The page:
Here are some things we learned during BC's easy strolls to victory over two Atlantic Hockey foes, UConn and RIT, last week...
1. The Eagles are a resilient bunch. A commenter (I forget who) brought up a very good point after the RIT game - the last time a BC team had a blistering start to the season was in '12-'13, and that team was unable to keep up its play and faded big time after the Holiday break. That's a valid note of concern, particularly since that '12-'13 team dealt with a tougher schedule than this team has so far.
However, what makes me worry less about this team's staying power is their continued demonstration of their resiliency. Top recruit bolts midweek? They come out over the weekend and pick up their best win of the season. Fourth line stalwart gets hurt? A walk-on, healthy-scratch defenseman slots in to the fourth line, scores a goal and plays well. Chris Calnan goes down with an injury? Chris Brown slots in and scores a goal. The Eagles have bounced back from early deficits; they've scored late winning goals; they've killed penalties at key times; and they kept on churning ahead even after the disappointing setback at RPI and being beaten down at home in exhibition play. This group has demonstrated a resiliency and a mental toughness that will come in handy when the games get more difficult.
2. Playing from behind is no longer a huge concern. I know, they were playing RIT. But even against a team of RIT's caliber, if BC went down 2-0 last year I would have thought game over. When a team is so limited offensively it can be pretty easy to key in on shutting down what little offense they do have, and spend a lot of the game gumming up the neutral zone. That was pretty much the case last year; if Tuch, Sanford and Gilmour weren't pulling BC out of a hole, nobody was going to do it. And odds are, nobody was going to do it. Not so now.
3. Matt Gaudreau continues to cement his place on the team. It's hard to believe that at the start of the year, our informal conversations here were about whether or not Gaudreau would play every game, or if he'd be platooned or possibly behind enough freshmen to spend significant time riding the pine. Gaudreau looks like a different player than the guy who played as a freshman. He's always been quick and gritty, but he's added some serious savvy and improved strength to his game. Far from looking out of place alongside Colin White and Ryan Fitzgerald, he's helped make them even better. And Gaudreau is rocking a career-long point streak after a goal at UConn and a trio of assists against RIT.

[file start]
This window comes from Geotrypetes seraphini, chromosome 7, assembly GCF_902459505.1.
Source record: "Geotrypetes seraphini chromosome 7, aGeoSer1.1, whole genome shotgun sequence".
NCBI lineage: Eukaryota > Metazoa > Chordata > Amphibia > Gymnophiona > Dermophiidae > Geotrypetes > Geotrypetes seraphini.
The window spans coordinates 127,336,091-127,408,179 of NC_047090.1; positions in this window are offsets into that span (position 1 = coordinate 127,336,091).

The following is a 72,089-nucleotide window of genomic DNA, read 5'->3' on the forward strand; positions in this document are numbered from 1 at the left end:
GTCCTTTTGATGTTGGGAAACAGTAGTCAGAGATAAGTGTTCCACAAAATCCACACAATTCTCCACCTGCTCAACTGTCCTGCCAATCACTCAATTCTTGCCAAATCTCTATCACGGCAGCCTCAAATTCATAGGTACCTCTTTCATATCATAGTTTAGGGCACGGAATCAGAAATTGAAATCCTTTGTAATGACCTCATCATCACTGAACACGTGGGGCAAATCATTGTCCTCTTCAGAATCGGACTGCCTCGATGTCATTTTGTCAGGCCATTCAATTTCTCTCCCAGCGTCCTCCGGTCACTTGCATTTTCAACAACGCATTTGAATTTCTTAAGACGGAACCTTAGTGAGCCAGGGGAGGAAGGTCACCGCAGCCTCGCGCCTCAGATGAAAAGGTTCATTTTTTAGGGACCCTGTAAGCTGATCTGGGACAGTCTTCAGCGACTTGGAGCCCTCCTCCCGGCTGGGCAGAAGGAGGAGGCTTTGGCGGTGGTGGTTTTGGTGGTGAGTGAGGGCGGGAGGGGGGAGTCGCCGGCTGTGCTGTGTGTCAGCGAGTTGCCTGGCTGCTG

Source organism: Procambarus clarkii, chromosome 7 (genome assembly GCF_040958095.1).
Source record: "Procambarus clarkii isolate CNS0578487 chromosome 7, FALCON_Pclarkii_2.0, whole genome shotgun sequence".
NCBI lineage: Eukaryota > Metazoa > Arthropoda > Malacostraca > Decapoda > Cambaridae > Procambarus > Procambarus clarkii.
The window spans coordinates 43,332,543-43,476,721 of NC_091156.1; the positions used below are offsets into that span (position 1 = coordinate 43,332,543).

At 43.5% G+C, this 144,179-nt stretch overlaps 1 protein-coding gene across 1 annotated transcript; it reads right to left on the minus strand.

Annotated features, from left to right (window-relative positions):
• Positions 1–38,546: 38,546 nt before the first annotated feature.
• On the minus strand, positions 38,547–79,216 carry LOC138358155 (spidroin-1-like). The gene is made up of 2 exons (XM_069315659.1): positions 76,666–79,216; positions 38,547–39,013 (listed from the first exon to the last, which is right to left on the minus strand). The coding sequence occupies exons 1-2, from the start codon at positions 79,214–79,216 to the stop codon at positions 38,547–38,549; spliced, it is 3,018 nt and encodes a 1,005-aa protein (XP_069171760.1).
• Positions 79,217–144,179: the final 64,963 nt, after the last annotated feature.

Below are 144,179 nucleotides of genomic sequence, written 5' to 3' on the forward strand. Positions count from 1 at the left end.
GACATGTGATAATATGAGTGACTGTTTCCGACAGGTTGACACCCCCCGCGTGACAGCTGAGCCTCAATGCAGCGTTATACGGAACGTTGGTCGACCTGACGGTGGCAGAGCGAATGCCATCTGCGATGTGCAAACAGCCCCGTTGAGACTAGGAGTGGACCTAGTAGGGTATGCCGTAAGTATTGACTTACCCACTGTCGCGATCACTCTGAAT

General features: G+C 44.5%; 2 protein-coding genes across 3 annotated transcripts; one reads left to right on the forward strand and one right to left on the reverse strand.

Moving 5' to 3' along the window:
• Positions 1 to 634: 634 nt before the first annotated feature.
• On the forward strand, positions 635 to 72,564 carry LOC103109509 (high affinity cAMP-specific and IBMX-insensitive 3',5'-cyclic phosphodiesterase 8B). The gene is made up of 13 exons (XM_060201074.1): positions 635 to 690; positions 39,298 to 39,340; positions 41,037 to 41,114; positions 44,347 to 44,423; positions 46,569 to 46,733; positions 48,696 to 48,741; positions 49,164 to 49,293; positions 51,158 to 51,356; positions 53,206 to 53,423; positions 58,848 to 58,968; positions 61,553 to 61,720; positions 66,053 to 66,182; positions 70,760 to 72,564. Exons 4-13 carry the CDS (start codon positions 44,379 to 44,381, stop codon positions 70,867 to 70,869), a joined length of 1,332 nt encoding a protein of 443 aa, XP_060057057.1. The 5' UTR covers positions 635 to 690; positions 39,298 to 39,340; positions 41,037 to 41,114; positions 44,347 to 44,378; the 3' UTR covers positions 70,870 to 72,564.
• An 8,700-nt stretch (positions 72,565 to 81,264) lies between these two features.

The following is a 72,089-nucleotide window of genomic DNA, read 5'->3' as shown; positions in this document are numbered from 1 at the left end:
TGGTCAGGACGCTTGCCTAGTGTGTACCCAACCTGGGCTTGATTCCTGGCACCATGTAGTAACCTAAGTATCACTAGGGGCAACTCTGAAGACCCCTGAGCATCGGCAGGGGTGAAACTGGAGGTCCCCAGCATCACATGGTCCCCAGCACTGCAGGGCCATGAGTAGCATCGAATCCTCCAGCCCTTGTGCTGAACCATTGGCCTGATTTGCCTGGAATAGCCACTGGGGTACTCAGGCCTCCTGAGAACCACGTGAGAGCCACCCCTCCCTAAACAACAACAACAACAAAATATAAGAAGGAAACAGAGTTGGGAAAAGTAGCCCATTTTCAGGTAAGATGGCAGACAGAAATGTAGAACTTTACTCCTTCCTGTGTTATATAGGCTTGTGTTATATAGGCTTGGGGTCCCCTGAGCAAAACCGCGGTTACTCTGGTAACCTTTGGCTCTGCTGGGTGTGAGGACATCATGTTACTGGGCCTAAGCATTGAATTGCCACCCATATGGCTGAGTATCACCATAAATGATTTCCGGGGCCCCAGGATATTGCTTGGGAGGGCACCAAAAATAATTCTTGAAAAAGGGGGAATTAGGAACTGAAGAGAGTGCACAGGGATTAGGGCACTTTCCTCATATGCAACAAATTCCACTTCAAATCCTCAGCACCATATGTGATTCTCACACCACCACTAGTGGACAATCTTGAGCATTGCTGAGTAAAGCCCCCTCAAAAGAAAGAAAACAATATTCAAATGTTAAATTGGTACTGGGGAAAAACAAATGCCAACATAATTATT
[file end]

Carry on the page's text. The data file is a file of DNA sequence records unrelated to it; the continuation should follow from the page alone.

4. BC can, indeed, play stretches of penalty-free hockey. And when they do, the results are enjoyable. BC was almost entirely penalty free in the first two periods against RIT, aside from picking up matching minors at 17:16 of the second. During that stretch of play, BC outshot RIT 31-8. Oh, the humanity. According to College Hockey News, BC's possession numbers when the game is close and at even-strength are #4 in the country with 59.4% CF in those situations, behind Penn State, Minnesota Duluth and North Dakota, but ahead of Quinnipiac, who have been a #fancystats machine in recent years.
5. Progress will not be linear for UConn, but progress will occur. To add to the list of common logical fallacies, I'd like to put together a list of Sports Fan Fallacies (anyone want to work on this project with me?). One of the great ones that exist is what I call the "linear progress fallacy" - the idea that if you put the right pieces in place, that PRESTO! things are going to get better bit by bit in a linear manner until you ultimately reach the top. The place where I've seen this the most is in American soccer. There has always been this sense among US fans that now that the country has demonstrated that they care about soccer and are willing to invest in it, that we'd get better in a linear fashion and then ultimately eventually be on top of the world. Of course, sports don't really work like that. Everyone else is working on making themselves better too, not just you, so progress is going to be a lot more uneven.
It was easy to fall in to the linear progress fallacy with UConn hockey - they finished 9th last year, so they'd naturally do a little better this year, a little better next year, etc. on the elevator ride to the top. It looks like it's going to be more of a bumpy road for the #icebus this year, however, and based on how things are going now, they're probably going to be locked in to a fight for positions 10 through 12.
That said, that program will still grow and progress. Watching them in person for the first time all year, I could see the speed and skill in guys like Max Letunov and Tage Thompson. They're clearly high level players who will make a big impact for the Huskies throughout their careers, but it's going to take time and patience for the team to build in to a consistent winner.
6. Unsustainable stats are still unsustainable. When Thatcher Demko's save percentage was in the .970 range, it was pretty obviously eventually going to take a dip, because hockey just works that way in the long run. We've seen it happen over these last few games, and Demko's sv% is now a more Hellebuyckian .953. (Hellebuyck's sv% in 2013 was .941, so that seems like a pretty good and sustainable target.) While we're talking unsustainable stats, Teddy Doherty has 6 goals on a shooting percentage of 30% (!). I love that it's still early enough in the season to see goofy stats like that.